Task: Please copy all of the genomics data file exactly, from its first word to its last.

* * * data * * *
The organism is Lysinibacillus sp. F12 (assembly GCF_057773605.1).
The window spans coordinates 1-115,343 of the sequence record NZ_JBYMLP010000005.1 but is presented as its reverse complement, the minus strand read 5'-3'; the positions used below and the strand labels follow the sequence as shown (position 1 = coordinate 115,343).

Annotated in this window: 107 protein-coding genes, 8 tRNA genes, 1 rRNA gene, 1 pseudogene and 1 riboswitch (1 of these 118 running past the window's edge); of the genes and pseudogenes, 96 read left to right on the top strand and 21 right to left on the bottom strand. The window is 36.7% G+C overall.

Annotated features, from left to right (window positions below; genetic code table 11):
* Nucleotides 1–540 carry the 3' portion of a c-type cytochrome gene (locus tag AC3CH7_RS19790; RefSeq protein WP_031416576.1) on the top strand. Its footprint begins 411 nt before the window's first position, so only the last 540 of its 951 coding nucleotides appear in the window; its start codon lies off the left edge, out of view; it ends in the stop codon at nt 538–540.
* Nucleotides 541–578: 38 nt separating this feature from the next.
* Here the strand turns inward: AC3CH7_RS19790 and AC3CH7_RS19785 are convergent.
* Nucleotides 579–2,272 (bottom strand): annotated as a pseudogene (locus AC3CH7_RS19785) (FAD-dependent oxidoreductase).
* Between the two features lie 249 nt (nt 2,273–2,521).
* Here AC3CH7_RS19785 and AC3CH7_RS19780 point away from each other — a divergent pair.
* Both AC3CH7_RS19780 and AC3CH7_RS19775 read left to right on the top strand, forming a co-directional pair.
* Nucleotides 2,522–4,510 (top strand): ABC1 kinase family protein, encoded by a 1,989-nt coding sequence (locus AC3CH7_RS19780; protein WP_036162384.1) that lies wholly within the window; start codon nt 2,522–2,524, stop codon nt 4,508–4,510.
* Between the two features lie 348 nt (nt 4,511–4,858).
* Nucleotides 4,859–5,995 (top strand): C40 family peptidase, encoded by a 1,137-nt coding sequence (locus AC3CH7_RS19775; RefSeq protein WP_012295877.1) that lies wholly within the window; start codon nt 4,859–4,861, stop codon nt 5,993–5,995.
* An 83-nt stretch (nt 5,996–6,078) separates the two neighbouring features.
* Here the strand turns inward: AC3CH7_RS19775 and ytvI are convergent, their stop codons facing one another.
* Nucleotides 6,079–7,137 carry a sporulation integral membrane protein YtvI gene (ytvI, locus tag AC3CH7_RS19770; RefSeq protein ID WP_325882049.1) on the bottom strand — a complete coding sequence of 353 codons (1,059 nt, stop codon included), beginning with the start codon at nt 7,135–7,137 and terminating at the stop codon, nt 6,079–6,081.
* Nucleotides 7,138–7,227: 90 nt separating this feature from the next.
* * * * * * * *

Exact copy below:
The organism is Lysinibacillus sp. F12 (assembly GCF_057773605.1).
The window spans coordinates 1-115,343 of the sequence record NZ_JBYMLP010000005.1 but is presented as its reverse complement, the minus strand read 5'-3'; the positions used below and the strand labels follow the sequence as shown (position 1 = coordinate 115,343).

Annotated in this window: 107 protein-coding genes, 8 tRNA genes, 1 rRNA gene, 1 pseudogene and 1 riboswitch (1 of these 118 running past the window's edge); of the genes and pseudogenes, 96 read left to right on the top strand and 21 right to left on the bottom strand. The window is 36.7% G+C overall.

Annotated features, from left to right (window positions below; genetic code table 11):
* Nucleotides 1–540 carry the 3' portion of a c-type cytochrome gene (locus tag AC3CH7_RS19790; RefSeq protein WP_031416576.1) on the top strand. Its footprint begins 411 nt before the window's first position, so only the last 540 of its 951 coding nucleotides appear in the window; its start codon lies off the left edge, out of view; it ends in the stop codon at nt 538–540.
* Nucleotides 541–578: 38 nt separating this feature from the next.
* Here the strand turns inward: AC3CH7_RS19790 and AC3CH7_RS19785 are convergent.
* Nucleotides 579–2,272 (bottom strand): annotated as a pseudogene (locus AC3CH7_RS19785) (FAD-dependent oxidoreductase).
* Between the two features lie 249 nt (nt 2,273–2,521).
* Here AC3CH7_RS19785 and AC3CH7_RS19780 point away from each other — a divergent pair.
* Both AC3CH7_RS19780 and AC3CH7_RS19775 read left to right on the top strand, forming a co-directional pair.
* Nucleotides 2,522–4,510 (top strand): ABC1 kinase family protein, encoded by a 1,989-nt coding sequence (locus AC3CH7_RS19780; protein WP_036162384.1) that lies wholly within the window; start codon nt 2,522–2,524, stop codon nt 4,508–4,510.
* Between the two features lie 348 nt (nt 4,511–4,858).
* Nucleotides 4,859–5,995 (top strand): C40 family peptidase, encoded by a 1,137-nt coding sequence (locus AC3CH7_RS19775; RefSeq protein WP_012295877.1) that lies wholly within the window; start codon nt 4,859–4,861, stop codon nt 5,993–5,995.
* An 83-nt stretch (nt 5,996–6,078) separates the two neighbouring features.
* Here the strand turns inward: AC3CH7_RS19775 and ytvI are convergent, their stop codons facing one another.
* Nucleotides 6,079–7,137 carry a sporulation integral membrane protein YtvI gene (ytvI, locus tag AC3CH7_RS19770; RefSeq protein ID WP_325882049.1) on the bottom strand — a complete coding sequence of 353 codons (1,059 nt, stop codon included), beginning with the start codon at nt 7,135–7,137 and terminating at the stop codon, nt 6,079–6,081.
* Nucleotides 7,138–7,227: 90 nt separating this feature from the next.